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Wednesday, June 3, 2015

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Producer was ‘hooked’ on TV from childhood

Tags: Arts
Phyllis Newman

TORONTO — Since she was a little girl, Phyllis Newman has believed she would one day be a television producer.

Newman, a creative media professional with more than 25 years experience in every area of media production last year became vice-president of production at Toronto-based Eggplant TV, which  is responsible for the company’s development and production for both film and TV for several Toronto specialty channels.

 She has produced and developed many successful and highly rated Canadian and international television and digital media shows.

“Phyllis has been a great resource for us as the company grows and expands its mandate,” Terry Tompkins, Eggplant’s executive producer, said. “Her knowledge of producing great television has fast-tracked us through a number of challenges.

“Her experience in the business makes us all better. She is really quite invaluable to Eggplant TV.”

Newman’s interest in production developed many years ago. “I was always creating and performing in plays and concerts with my friends,” she said in an interview. “Our basement was like my own little theatre, complete with closets filled with clothes from different eras that I would use to transform into various characters.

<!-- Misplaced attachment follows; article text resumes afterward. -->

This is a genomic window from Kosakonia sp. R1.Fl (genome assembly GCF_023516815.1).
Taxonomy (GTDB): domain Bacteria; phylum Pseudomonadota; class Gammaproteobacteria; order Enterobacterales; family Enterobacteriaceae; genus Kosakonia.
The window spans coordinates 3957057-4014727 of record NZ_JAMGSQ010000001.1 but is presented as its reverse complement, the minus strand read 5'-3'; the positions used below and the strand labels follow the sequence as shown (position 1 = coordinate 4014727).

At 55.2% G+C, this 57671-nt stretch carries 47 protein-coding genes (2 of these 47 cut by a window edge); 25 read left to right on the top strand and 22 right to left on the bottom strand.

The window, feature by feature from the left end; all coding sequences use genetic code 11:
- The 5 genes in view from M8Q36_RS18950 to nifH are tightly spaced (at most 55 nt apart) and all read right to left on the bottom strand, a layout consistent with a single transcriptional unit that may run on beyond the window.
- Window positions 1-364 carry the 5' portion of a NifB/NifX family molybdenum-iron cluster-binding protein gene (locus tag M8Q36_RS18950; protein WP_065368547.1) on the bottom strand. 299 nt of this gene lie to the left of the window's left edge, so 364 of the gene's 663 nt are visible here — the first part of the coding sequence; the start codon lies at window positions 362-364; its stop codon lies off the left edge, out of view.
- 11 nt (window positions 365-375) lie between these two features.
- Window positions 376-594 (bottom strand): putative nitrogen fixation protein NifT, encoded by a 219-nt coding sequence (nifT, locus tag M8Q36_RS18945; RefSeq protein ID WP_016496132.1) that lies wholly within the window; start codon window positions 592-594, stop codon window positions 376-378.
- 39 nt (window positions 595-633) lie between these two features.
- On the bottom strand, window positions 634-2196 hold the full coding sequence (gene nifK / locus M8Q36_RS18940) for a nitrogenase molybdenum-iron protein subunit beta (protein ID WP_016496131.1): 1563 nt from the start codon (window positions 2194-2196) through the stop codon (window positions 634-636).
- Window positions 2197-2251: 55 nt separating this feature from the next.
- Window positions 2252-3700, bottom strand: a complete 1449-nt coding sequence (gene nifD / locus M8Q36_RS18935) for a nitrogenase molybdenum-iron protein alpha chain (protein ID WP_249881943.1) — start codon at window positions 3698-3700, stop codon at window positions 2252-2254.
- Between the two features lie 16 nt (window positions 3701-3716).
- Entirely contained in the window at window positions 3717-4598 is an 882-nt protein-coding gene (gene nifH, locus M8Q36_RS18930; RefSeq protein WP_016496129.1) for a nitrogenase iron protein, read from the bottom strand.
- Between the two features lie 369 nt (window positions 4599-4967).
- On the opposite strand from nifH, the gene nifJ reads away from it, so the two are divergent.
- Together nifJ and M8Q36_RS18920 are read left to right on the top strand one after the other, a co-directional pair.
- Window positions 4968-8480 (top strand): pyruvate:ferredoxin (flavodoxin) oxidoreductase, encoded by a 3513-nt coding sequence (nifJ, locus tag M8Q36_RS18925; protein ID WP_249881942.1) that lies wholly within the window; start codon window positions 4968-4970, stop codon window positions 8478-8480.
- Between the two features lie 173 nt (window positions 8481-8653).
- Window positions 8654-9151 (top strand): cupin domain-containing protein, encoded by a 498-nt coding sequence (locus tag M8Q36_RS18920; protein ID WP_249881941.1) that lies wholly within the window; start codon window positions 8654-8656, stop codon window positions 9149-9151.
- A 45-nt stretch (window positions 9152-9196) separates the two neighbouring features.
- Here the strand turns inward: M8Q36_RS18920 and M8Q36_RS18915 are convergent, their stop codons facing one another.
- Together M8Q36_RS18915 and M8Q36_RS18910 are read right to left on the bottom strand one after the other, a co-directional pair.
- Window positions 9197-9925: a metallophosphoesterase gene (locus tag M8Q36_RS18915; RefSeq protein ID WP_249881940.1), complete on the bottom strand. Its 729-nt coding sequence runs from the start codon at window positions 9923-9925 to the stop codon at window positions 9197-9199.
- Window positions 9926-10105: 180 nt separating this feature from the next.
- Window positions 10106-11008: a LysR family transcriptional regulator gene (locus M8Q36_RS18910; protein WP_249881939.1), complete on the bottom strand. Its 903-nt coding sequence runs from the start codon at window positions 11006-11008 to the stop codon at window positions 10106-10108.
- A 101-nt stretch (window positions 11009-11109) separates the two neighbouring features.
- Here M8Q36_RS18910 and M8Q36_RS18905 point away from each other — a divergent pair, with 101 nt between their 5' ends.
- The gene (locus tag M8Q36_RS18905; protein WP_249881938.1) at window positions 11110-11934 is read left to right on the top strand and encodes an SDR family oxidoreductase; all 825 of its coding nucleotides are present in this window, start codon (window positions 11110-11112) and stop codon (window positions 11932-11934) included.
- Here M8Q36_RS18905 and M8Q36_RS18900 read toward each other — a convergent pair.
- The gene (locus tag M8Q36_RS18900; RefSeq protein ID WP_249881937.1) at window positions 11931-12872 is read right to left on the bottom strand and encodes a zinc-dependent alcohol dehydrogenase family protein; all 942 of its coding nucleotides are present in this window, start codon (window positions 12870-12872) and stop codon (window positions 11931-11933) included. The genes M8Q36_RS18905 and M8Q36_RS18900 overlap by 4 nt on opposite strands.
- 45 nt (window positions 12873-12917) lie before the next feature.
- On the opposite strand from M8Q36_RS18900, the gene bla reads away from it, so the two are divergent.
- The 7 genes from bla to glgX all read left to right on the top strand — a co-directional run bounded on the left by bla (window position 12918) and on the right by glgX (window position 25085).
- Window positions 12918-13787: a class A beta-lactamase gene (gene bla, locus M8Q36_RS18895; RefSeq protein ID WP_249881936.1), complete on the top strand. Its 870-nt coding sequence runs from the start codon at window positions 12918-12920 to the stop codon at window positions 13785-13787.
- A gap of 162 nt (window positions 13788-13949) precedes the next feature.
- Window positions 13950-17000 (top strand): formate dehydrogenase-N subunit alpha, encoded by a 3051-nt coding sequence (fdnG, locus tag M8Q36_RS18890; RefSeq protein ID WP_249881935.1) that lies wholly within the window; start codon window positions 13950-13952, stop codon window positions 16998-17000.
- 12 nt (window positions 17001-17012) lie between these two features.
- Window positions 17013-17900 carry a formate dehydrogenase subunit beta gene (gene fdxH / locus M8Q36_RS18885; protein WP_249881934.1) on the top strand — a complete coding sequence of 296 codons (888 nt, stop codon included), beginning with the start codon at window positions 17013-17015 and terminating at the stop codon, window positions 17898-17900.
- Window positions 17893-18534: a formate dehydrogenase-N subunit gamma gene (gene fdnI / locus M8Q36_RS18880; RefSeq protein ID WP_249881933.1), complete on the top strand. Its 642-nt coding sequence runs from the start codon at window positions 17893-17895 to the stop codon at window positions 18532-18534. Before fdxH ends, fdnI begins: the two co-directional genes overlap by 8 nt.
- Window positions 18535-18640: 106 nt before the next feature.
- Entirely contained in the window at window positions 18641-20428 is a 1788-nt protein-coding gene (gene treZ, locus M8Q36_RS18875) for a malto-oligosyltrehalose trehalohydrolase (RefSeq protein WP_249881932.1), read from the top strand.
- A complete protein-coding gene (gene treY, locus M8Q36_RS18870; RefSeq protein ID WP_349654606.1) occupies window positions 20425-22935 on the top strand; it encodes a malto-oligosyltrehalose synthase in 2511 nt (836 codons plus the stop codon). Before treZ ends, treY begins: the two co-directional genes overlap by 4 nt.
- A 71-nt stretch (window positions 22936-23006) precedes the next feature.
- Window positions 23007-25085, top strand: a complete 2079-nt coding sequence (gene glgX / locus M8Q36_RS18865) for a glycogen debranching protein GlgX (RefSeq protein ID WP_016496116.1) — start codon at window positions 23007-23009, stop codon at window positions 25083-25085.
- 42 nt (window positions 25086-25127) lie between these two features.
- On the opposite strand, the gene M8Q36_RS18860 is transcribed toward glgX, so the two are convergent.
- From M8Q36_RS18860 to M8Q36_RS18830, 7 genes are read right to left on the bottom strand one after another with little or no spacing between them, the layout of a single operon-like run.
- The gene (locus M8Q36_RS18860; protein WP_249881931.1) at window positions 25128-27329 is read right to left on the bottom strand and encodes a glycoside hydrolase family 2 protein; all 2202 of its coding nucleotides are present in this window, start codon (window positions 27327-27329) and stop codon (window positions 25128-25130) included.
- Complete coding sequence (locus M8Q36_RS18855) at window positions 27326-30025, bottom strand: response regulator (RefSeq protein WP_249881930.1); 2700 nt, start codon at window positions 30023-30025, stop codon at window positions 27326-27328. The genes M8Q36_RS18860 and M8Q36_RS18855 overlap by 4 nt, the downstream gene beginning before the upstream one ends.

“But TV was the ultimate aphrodisiac. I was hooked. I knew early on that I had to be part of this magical and creative world.”

Her first taste of media came at CHRY Radio York, where she interviewed several directors including Canadian filmmaker David Cronenberg, and well-known musicians such as Long John Baldry

“At York University, I learned everything from producing and directing to editing, and I found that this is my passion,” she said, adding that she worked with film majors although she graduated with a BA in sociology.

 “But I wanted more creative control and I was determined to be a producer. This, I soon realized, was going to take a lot of hard work, focus and tenacity to survive.”

Her first job was with casting director Anne Tait, casting films and TV productions and working with directors including Richard Safarian (Twilight Zone) and Paul Maslansky (Police Academy).

Climbing the production ladder, Newman worked on documentaries that dealt with historical and political issues and supervised video shorts at the Canadian Film Centre, a school for advanced training and production in film, television and new media, founded by Norman Jewison.

When cable TV exploded and numerous specialty channels were created, Newman worked on a variety of youth, pop, cultural, talk, comedy and hidden cameral shows. “I’ve done it all,” she said.

She has interviewed and worked with Donny Osmond, Deepak Chopra, Erica Ehm and fashion, financial, food and other experts.

As she looked back on her career, she noted that she has produced and cast every type of host and expert, “including an elephant for a Bollywood-themed episode of Party Mamas and to make love connections on Love Trap.”


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